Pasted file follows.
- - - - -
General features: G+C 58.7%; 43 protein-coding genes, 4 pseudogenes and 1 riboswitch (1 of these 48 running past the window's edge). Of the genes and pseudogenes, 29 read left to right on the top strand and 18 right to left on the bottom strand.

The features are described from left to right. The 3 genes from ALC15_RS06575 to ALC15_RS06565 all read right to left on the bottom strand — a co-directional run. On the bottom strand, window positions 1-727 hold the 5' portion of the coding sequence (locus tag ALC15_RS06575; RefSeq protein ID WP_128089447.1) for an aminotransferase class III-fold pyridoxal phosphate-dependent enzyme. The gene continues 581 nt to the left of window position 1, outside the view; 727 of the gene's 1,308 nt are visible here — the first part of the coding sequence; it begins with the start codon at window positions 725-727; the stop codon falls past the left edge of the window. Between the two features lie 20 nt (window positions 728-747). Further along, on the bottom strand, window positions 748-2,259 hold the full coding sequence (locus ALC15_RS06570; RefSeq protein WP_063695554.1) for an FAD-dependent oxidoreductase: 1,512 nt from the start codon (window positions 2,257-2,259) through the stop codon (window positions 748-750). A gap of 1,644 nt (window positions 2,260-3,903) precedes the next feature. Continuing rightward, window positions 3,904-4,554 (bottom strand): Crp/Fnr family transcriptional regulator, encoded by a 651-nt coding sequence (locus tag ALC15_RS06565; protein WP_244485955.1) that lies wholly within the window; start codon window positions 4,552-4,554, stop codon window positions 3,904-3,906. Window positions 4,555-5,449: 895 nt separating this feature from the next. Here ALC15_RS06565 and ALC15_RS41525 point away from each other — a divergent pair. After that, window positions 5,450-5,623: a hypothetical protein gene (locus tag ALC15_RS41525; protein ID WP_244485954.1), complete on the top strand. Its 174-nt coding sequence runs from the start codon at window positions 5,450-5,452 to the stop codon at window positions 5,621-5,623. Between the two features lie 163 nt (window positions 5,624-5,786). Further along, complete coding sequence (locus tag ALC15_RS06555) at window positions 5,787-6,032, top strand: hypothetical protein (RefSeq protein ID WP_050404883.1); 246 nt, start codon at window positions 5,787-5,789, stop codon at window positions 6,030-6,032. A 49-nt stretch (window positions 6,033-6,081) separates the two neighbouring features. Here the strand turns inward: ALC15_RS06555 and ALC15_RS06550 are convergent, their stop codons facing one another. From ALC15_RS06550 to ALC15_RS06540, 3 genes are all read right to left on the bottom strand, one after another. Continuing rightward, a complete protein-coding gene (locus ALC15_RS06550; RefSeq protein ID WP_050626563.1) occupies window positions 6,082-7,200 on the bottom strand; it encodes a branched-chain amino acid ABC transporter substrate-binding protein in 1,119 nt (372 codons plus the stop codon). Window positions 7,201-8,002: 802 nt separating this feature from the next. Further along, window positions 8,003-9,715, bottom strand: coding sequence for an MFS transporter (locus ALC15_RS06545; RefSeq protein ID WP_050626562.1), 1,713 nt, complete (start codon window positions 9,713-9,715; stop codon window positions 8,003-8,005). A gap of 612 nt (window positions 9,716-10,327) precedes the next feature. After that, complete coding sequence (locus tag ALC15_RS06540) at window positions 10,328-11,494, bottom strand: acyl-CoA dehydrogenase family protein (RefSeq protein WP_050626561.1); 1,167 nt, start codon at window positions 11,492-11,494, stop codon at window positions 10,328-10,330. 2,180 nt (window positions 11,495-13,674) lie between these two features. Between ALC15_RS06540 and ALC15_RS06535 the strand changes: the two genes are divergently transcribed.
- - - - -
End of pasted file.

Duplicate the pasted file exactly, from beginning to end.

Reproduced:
General features: G+C 58.7%; 43 protein-coding genes, 4 pseudogenes and 1 riboswitch (1 of these 48 running past the window's edge). Of the genes and pseudogenes, 29 read left to right on the top strand and 18 right to left on the bottom strand.

The features are described from left to right. The 3 genes from ALC15_RS06575 to ALC15_RS06565 all read right to left on the bottom strand — a co-directional run. On the bottom strand, window positions 1-727 hold the 5' portion of the coding sequence (locus tag ALC15_RS06575; RefSeq protein ID WP_128089447.1) for an aminotransferase class III-fold pyridoxal phosphate-dependent enzyme. The gene continues 581 nt to the left of window position 1, outside the view; 727 of the gene's 1,308 nt are visible here — the first part of the coding sequence; it begins with the start codon at window positions 725-727; the stop codon falls past the left edge of the window. Between the two features lie 20 nt (window positions 728-747). Further along, on the bottom strand, window positions 748-2,259 hold the full coding sequence (locus ALC15_RS06570; RefSeq protein WP_063695554.1) for an FAD-dependent oxidoreductase: 1,512 nt from the start codon (window positions 2,257-2,259) through the stop codon (window positions 748-750). A gap of 1,644 nt (window positions 2,260-3,903) precedes the next feature. Continuing rightward, window positions 3,904-4,554 (bottom strand): Crp/Fnr family transcriptional regulator, encoded by a 651-nt coding sequence (locus tag ALC15_RS06565; protein WP_244485955.1) that lies wholly within the window; start codon window positions 4,552-4,554, stop codon window positions 3,904-3,906. Window positions 4,555-5,449: 895 nt separating this feature from the next. Here ALC15_RS06565 and ALC15_RS41525 point away from each other — a divergent pair. After that, window positions 5,450-5,623: a hypothetical protein gene (locus tag ALC15_RS41525; protein ID WP_244485954.1), complete on the top strand. Its 174-nt coding sequence runs from the start codon at window positions 5,450-5,452 to the stop codon at window positions 5,621-5,623. Between the two features lie 163 nt (window positions 5,624-5,786). Further along, complete coding sequence (locus tag ALC15_RS06555) at window positions 5,787-6,032, top strand: hypothetical protein (RefSeq protein ID WP_050404883.1); 246 nt, start codon at window positions 5,787-5,789, stop codon at window positions 6,030-6,032. A 49-nt stretch (window positions 6,033-6,081) separates the two neighbouring features. Here the strand turns inward: ALC15_RS06555 and ALC15_RS06550 are convergent, their stop codons facing one another. From ALC15_RS06550 to ALC15_RS06540, 3 genes are all read right to left on the bottom strand, one after another. Continuing rightward, a complete protein-coding gene (locus ALC15_RS06550; RefSeq protein ID WP_050626563.1) occupies window positions 6,082-7,200 on the bottom strand; it encodes a branched-chain amino acid ABC transporter substrate-binding protein in 1,119 nt (372 codons plus the stop codon). Window positions 7,201-8,002: 802 nt separating this feature from the next. Further along, window positions 8,003-9,715, bottom strand: coding sequence for an MFS transporter (locus ALC15_RS06545; RefSeq protein ID WP_050626562.1), 1,713 nt, complete (start codon window positions 9,713-9,715; stop codon window positions 8,003-8,005). A gap of 612 nt (window positions 9,716-10,327) precedes the next feature. After that, complete coding sequence (locus tag ALC15_RS06540) at window positions 10,328-11,494, bottom strand: acyl-CoA dehydrogenase family protein (RefSeq protein WP_050626561.1); 1,167 nt, start codon at window positions 11,492-11,494, stop codon at window positions 10,328-10,330. 2,180 nt (window positions 11,495-13,674) lie between these two features. Between ALC15_RS06540 and ALC15_RS06535 the strand changes: the two genes are divergently transcribed.